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Cost Overruns Threaten Widening Of Panama Canal

Despite threats to stop construction in a dispute over payments, the Spanish company leading the project to widen the Panama Canal says the work will go ahead. The expansion will double shipping capacity.

Violence In Iraq Goes From Bad To Worse

There have been a wave of deadly attacks across Iraq over the last several days. For more on this surge of violence, Steve Inskeep talks to Prashant Rao, Iraq bureau chief for the French news agency AFP.

New Force Emerges In Indian Politics: Common Man Party

As India prepares for elections this spring, there are signs the electorate is agitated and ready to throw out the ruling Congress Party. The main opposition BJP looks poised to benefit most. But a new political kid is harnessing public anger about corruption and it could be a game changer.

Soba: More Than Just Noodles, It's A Cultural Heritage ... And An Art Form

The United Nations has named traditional Japanese cuisine — known as washoku — an intangible cultural heritage. One of the oldest foods of washoku is the soba noodle. But what most Americans call soba is a pale comparison to the actual cuisine. One woman in Southern California is trying to keep the true traditional noodle alive in America.

Norwegian Festival Shows Off The Musicality Of Ice

At the annual festival in the village of Geilo, the musical instruments are made of ice — along with other natural materials like birch wood or slate.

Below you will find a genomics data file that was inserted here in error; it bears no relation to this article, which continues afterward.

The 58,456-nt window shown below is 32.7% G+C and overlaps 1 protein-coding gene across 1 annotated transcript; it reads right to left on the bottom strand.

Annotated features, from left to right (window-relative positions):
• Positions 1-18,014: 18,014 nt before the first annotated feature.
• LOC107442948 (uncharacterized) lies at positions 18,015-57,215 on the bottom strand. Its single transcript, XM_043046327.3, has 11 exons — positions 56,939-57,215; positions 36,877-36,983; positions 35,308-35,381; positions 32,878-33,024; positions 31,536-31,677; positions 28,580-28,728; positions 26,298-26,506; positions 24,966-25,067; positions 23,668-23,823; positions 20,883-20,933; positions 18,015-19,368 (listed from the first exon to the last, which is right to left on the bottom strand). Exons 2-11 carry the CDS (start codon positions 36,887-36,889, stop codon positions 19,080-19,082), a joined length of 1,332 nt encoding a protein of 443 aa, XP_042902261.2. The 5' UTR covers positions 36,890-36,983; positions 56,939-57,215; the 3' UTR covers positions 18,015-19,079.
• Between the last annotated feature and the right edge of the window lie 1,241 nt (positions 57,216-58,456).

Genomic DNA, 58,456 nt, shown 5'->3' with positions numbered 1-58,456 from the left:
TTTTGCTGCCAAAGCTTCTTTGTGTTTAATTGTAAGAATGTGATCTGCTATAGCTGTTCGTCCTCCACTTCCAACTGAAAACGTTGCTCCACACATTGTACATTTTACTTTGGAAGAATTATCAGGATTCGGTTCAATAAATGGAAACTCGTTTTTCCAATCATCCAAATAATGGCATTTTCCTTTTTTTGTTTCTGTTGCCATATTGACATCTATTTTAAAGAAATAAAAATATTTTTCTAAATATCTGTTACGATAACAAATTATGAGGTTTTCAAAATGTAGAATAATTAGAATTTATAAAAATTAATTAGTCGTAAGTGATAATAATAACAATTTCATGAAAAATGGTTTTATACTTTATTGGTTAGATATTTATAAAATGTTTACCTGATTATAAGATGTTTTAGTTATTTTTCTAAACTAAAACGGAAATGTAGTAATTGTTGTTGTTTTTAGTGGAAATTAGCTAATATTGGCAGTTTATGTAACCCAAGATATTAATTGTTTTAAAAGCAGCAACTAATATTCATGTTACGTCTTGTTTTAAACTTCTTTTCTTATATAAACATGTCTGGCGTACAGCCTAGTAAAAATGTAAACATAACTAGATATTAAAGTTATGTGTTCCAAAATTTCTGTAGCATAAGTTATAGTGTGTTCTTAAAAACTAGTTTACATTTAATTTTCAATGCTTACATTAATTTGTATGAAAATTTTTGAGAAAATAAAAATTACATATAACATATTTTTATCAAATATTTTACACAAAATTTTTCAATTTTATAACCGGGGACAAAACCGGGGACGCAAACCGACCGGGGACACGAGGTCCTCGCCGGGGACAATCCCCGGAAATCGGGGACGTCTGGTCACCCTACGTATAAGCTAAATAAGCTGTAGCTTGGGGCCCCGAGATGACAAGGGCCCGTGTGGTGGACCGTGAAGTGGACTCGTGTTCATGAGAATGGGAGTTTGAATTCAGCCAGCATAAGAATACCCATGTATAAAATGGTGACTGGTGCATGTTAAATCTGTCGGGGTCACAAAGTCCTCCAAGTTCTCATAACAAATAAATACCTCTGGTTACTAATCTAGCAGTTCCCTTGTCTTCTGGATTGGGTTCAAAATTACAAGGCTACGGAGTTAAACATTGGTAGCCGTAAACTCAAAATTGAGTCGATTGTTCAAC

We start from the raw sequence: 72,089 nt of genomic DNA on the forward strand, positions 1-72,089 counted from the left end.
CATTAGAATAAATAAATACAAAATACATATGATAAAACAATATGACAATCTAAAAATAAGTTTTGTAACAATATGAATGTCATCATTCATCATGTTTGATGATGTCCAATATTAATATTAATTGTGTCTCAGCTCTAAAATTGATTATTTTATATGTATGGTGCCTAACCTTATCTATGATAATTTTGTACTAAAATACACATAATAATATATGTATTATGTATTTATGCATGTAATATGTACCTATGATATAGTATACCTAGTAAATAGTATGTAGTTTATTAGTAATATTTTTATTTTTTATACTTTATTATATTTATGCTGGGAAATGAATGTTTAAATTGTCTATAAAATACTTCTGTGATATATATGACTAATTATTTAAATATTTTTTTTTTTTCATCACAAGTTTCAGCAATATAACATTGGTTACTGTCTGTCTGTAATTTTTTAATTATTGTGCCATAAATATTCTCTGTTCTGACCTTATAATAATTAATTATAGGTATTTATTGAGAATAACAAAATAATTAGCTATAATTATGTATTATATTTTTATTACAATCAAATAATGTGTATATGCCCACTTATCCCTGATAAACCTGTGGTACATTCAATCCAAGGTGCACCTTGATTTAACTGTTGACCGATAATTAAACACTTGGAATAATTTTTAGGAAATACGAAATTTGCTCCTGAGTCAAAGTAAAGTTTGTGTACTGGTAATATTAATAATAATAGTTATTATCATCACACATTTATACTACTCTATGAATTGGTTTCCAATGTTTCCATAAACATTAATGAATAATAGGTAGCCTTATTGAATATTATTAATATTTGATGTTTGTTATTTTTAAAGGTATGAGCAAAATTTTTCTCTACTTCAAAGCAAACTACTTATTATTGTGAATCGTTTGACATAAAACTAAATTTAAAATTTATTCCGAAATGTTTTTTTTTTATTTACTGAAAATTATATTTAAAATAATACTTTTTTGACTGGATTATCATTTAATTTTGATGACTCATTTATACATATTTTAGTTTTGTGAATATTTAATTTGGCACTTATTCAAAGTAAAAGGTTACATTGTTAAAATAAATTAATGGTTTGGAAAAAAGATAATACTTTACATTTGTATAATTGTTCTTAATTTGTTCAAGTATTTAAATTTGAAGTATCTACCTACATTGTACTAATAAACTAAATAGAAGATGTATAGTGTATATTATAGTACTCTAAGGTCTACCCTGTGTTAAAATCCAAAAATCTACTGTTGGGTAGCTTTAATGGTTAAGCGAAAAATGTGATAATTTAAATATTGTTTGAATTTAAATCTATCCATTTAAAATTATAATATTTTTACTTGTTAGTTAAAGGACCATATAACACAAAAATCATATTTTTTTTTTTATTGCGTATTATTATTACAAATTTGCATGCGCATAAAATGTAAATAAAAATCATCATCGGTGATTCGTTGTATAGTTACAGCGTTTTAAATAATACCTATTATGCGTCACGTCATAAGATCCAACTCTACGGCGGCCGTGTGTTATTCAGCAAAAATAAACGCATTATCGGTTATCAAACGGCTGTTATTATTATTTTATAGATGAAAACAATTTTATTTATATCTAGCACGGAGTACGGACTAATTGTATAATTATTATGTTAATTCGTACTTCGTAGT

Nuclear Inspectors Enter Iran, With Eyes Peeled For Cheating

This week in Iran, international inspectors are stepping up surveillance of the country's nuclear program. The inspections are at the heart of a landmark deal that freezes Iran's uranium enrichment in exchange for billions of dollars in relief from sanctions, but they are just a first step.

As Protests Renew In Ukraine, Fears Of Violence Return

Anti-government protests have shaken Ukraine for two months. With the passage of a new law intended to limit public protests, the crisis is once again intensifying. Protesters in the Ukrainian capital, Kiev, clashed with police for a second day on Monday, one day after a massive protest in the city turned violent.

For World Superpowers, The Negotiating Table Often Had A Net

Melissa Block talks with Nicholas Griffin about his book, Ping-Pong Diplomacy, which explores the importance of the tabletop game in Chinese political history and foreign policy.

Surprise Invitation Lands Syrian Peace Talks In Hot Water

The long-anticipated Syrian peace conference is again in turmoil. The U.N. secretary-general's surprise decision to invite Iran to attend the conference prompted a boycott threat from Syria's exiled opposition. At issue is the fact that Iran has not publicly committed to the framework for the conference or pledged to withdraw its troops and allied militias from Syria. Under pressure from the opposition groups and the U.S., the U.N. has since withdrawn its invitation to Iran.

Punctured Tires In Kabul Are The Work Of Police, Not Punks

Car theft is less a crime than a security threat in Kabul: It's feared that militants could use stolen vehicles as car bombs. So the police have started puncturing the tires of cars parked on the street after dark, a policy that's raising ire among those whose cars that have been "protected" this way.